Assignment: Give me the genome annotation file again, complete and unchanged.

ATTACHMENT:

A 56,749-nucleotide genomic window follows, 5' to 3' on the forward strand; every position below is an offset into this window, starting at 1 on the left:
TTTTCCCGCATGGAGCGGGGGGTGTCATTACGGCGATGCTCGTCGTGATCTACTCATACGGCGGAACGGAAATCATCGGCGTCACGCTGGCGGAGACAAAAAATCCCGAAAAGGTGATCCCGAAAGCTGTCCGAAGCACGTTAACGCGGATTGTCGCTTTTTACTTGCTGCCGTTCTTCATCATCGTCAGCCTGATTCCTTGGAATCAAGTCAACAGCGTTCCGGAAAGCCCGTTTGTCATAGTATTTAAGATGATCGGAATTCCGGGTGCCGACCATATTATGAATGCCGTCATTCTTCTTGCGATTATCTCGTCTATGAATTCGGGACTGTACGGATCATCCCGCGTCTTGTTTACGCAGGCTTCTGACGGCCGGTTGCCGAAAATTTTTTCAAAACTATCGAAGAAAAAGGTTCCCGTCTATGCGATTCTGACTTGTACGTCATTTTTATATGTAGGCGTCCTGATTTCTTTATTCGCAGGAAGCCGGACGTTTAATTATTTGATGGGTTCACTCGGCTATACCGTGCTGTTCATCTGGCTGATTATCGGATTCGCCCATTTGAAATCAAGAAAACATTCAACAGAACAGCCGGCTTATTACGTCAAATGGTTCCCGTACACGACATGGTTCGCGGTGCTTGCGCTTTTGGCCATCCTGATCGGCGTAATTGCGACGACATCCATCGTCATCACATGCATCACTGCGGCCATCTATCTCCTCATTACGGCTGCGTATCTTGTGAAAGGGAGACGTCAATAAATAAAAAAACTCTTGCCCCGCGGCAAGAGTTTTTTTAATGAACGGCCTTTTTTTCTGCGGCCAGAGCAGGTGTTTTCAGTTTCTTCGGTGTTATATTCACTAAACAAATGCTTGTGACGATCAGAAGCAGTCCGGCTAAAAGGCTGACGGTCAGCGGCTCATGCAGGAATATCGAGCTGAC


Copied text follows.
A 56,749-nucleotide genomic window follows, 5' to 3' on the forward strand; every position below is an offset into this window, starting at 1 on the left:
TTTTCCCGCATGGAGCGGGGGGTGTCATTACGGCGATGCTCGTCGTGATCTACTCATACGGCGGAACGGAAATCATCGGCGTCACGCTGGCGGAGACAAAAAATCCCGAAAAGGTGATCCCGAAAGCTGTCCGAAGCACGTTAACGCGGATTGTCGCTTTTTACTTGCTGCCGTTCTTCATCATCGTCAGCCTGATTCCTTGGAATCAAGTCAACAGCGTTCCGGAAAGCCCGTTTGTCATAGTATTTAAGATGATCGGAATTCCGGGTGCCGACCATATTATGAATGCCGTCATTCTTCTTGCGATTATCTCGTCTATGAATTCGGGACTGTACGGATCATCCCGCGTCTTGTTTACGCAGGCTTCTGACGGCCGGTTGCCGAAAATTTTTTCAAAACTATCGAAGAAAAAGGTTCCCGTCTATGCGATTCTGACTTGTACGTCATTTTTATATGTAGGCGTCCTGATTTCTTTATTCGCAGGAAGCCGGACGTTTAATTATTTGATGGGTTCACTCGGCTATACCGTGCTGTTCATCTGGCTGATTATCGGATTCGCCCATTTGAAATCAAGAAAACATTCAACAGAACAGCCGGCTTATTACGTCAAATGGTTCCCGTACACGACATGGTTCGCGGTGCTTGCGCTTTTGGCCATCCTGATCGGCGTAATTGCGACGACATCCATCGTCATCACATGCATCACTGCGGCCATCTATCTCCTCATTACGGCTGCGTATCTTGTGAAAGGGAGACGTCAATAAATAAAAAAACTCTTGCCCCGCGGCAAGAGTTTTTTTAATGAACGGCCTTTTTTTCTGCGGCCAGAGCAGGTGTTTTCAGTTTCTTCGGTGTTATATTCACTAAACAAATGCTTGTGACGATCAGAAGCAGTCCGGCTAAAAGGCTGACGGTCAGCGGCTCATGCAGGAATATCGAGCTGAC